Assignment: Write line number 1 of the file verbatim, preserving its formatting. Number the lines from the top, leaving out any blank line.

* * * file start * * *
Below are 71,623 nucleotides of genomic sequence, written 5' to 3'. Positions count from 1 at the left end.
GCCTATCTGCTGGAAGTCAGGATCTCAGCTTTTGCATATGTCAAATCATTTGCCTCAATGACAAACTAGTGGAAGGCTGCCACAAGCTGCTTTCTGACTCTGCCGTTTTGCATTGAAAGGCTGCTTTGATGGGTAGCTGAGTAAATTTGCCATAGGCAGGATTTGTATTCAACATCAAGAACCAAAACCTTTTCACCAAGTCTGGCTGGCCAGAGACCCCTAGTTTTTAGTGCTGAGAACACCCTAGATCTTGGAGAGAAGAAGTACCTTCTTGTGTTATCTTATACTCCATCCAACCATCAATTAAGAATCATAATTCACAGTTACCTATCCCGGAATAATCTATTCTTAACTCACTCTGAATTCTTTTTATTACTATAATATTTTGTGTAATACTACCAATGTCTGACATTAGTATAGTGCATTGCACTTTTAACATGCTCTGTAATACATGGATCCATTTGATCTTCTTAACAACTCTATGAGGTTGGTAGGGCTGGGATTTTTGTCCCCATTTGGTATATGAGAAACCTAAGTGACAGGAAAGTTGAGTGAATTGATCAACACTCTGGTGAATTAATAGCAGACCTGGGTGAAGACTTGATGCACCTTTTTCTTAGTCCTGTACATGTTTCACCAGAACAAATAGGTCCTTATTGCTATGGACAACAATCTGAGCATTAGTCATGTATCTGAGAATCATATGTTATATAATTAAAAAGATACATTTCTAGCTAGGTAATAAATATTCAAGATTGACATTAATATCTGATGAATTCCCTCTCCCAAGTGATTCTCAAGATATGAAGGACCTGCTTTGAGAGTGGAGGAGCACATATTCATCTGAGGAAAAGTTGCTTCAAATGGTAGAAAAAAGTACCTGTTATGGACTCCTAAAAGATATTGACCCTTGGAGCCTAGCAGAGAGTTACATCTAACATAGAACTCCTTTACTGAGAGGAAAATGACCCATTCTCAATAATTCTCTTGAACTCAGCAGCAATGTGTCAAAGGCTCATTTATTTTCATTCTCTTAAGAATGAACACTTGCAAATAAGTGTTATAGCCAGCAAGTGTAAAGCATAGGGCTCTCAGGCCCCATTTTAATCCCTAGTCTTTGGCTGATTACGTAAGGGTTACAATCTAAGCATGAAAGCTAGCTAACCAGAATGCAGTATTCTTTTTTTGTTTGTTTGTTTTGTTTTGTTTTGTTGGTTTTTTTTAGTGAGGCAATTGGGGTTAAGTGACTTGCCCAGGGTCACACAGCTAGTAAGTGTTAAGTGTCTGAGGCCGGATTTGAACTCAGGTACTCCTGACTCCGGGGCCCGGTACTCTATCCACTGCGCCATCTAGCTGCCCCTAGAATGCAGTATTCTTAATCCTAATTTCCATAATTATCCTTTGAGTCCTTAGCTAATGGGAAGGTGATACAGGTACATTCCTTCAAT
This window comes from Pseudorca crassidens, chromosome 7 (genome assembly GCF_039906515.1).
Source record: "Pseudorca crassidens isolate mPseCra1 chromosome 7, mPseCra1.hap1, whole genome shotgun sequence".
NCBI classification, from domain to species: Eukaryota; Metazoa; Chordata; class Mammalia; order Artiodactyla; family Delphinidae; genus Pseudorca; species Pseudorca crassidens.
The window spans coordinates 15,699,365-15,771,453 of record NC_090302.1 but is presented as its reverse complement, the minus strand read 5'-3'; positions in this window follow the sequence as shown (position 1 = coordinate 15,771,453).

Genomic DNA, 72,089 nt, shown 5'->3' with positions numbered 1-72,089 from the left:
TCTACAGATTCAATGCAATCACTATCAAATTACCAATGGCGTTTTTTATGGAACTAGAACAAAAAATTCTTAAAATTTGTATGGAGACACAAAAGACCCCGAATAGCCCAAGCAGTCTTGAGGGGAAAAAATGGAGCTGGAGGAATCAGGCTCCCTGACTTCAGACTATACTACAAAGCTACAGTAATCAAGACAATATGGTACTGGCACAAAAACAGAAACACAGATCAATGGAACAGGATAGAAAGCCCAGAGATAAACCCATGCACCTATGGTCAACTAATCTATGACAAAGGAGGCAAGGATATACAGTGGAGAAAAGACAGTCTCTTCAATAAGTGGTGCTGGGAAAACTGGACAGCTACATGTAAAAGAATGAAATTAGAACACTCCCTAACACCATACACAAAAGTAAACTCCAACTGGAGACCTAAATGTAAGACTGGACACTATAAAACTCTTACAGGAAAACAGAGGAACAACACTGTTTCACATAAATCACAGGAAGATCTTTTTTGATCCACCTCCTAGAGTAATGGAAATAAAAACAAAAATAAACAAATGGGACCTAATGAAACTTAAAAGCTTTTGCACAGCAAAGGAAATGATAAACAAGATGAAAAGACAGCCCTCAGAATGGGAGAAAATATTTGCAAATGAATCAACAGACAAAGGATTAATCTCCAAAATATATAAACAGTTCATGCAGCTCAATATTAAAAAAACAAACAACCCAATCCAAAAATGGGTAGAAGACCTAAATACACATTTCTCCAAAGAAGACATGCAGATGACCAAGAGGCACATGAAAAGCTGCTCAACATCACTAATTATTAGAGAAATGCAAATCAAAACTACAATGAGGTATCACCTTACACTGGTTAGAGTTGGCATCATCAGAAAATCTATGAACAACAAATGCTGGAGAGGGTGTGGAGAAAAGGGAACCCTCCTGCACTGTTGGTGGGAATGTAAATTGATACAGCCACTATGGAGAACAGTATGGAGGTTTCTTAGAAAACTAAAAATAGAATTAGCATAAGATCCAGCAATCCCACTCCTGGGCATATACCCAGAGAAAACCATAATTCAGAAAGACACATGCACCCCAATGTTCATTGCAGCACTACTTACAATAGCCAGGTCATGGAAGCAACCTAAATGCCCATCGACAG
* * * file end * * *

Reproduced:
Below are 71,623 nucleotides of genomic sequence, written 5' to 3'. Positions count from 1 at the left end.